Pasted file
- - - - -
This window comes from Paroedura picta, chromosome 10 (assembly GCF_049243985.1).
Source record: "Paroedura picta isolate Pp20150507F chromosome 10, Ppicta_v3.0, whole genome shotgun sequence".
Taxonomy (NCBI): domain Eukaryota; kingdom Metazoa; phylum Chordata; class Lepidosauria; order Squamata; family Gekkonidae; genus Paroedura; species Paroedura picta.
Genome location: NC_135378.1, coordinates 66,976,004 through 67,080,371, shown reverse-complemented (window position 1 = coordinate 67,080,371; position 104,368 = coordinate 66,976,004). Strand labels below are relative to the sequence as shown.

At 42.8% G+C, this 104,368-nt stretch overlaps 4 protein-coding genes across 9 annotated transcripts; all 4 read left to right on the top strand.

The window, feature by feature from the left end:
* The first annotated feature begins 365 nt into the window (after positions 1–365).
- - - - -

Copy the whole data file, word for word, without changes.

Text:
This window comes from Paroedura picta, chromosome 10 (assembly GCF_049243985.1).
Source record: "Paroedura picta isolate Pp20150507F chromosome 10, Ppicta_v3.0, whole genome shotgun sequence".
Taxonomy (NCBI): domain Eukaryota; kingdom Metazoa; phylum Chordata; class Lepidosauria; order Squamata; family Gekkonidae; genus Paroedura; species Paroedura picta.
Genome location: NC_135378.1, coordinates 66,976,004 through 67,080,371, shown reverse-complemented (window position 1 = coordinate 67,080,371; position 104,368 = coordinate 66,976,004). Strand labels below are relative to the sequence as shown.

At 42.8% G+C, this 104,368-nt stretch overlaps 4 protein-coding genes across 9 annotated transcripts; all 4 read left to right on the top strand.

The window, feature by feature from the left end:
* The first annotated feature begins 365 nt into the window (after positions 1–365).